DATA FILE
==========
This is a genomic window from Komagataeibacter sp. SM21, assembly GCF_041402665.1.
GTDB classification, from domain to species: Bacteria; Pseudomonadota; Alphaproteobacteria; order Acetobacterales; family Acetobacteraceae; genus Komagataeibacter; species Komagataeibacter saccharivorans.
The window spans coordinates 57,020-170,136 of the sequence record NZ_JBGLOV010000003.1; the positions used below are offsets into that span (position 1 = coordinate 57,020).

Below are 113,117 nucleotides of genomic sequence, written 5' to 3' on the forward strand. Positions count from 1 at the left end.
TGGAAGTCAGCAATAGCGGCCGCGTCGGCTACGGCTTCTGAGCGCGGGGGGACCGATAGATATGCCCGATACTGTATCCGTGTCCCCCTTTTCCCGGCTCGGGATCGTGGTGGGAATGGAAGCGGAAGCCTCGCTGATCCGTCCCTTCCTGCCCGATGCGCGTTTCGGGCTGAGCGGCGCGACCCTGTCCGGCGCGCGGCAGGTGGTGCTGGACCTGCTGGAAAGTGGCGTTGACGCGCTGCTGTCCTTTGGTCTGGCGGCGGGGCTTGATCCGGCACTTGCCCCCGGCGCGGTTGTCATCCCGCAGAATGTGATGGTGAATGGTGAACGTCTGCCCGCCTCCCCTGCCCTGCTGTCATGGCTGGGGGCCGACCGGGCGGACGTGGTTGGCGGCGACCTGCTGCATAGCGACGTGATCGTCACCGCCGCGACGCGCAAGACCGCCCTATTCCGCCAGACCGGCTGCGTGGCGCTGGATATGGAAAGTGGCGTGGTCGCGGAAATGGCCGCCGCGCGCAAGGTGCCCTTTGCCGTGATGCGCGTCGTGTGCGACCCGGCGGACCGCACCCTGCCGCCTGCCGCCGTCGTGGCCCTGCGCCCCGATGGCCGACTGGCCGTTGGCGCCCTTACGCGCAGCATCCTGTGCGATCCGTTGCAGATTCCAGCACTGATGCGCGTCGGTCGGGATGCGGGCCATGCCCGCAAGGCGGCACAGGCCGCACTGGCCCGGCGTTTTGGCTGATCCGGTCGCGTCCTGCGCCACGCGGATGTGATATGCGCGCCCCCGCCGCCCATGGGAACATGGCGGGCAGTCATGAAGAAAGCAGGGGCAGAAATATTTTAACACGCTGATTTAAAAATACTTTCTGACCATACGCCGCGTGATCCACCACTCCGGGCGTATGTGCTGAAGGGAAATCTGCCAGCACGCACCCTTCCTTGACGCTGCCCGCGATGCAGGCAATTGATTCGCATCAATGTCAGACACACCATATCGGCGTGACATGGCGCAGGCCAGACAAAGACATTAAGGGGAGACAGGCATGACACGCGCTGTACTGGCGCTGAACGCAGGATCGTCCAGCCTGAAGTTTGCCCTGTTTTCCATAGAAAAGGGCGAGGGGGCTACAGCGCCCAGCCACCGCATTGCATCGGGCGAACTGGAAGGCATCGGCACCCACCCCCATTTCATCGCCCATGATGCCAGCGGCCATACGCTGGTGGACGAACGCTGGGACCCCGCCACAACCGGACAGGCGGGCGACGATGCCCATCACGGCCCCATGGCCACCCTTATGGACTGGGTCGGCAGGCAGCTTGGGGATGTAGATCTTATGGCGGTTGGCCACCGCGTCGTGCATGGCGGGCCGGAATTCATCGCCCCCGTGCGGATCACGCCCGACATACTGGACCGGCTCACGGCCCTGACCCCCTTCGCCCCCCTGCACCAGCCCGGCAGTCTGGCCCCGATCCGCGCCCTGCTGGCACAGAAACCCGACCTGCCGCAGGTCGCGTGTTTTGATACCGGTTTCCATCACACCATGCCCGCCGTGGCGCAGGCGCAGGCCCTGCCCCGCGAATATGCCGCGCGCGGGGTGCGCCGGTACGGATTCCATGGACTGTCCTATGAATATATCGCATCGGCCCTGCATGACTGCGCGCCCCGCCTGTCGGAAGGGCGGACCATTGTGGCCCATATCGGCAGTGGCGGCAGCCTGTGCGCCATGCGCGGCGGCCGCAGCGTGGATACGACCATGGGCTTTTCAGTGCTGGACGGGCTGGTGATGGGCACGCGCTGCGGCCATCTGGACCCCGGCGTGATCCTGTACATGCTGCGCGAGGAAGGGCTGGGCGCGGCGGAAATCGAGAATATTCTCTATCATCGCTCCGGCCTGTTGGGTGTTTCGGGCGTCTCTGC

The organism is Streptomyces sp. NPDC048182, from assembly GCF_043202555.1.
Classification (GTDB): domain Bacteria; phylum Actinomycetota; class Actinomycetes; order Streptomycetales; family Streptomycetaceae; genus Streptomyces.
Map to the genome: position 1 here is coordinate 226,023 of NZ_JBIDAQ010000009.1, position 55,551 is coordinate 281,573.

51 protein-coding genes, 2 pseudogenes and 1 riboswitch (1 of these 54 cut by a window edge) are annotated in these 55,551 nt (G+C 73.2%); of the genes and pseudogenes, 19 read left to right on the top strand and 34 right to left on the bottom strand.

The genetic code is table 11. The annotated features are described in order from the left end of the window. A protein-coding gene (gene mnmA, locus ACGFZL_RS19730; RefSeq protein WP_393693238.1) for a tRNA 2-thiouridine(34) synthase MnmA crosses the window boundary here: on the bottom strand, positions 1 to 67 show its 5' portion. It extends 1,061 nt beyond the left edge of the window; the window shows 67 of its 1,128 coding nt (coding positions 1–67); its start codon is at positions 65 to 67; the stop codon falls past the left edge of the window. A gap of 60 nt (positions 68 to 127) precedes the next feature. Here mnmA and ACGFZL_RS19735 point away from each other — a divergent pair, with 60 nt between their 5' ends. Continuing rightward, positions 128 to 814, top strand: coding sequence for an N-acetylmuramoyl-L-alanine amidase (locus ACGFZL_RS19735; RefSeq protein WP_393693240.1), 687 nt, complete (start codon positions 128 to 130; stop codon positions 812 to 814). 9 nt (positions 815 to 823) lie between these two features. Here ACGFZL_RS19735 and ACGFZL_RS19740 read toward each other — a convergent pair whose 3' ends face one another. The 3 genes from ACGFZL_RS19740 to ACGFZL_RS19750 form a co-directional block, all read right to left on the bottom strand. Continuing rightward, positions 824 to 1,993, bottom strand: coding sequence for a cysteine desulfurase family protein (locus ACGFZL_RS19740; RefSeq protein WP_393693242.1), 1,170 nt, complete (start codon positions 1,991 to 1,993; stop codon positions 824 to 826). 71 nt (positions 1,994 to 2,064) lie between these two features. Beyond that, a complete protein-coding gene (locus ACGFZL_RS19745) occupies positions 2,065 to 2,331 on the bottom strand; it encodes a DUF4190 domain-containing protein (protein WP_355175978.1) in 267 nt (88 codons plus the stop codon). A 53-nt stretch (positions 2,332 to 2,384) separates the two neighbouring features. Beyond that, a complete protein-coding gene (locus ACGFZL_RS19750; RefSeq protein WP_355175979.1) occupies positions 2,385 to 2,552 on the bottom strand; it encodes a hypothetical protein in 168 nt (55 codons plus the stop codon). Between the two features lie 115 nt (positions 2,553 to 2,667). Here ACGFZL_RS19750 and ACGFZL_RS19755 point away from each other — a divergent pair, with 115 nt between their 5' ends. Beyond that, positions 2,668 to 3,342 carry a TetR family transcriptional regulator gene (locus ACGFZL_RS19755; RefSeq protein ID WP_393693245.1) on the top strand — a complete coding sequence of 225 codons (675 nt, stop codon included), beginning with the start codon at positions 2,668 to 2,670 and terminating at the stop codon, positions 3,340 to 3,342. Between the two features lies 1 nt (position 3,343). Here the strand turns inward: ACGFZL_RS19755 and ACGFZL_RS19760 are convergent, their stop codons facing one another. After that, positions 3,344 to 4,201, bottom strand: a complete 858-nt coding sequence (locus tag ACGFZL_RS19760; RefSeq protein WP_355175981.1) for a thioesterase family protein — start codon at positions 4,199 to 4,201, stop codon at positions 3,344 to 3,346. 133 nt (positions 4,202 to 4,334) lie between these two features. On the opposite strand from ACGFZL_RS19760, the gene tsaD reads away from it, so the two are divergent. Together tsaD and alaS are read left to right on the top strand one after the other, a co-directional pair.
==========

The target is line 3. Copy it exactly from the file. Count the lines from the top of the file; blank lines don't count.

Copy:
The window spans coordinates 57,020-170,136 of the sequence record NZ_JBGLOV010000003.1; the positions used below are offsets into that span (position 1 = coordinate 57,020).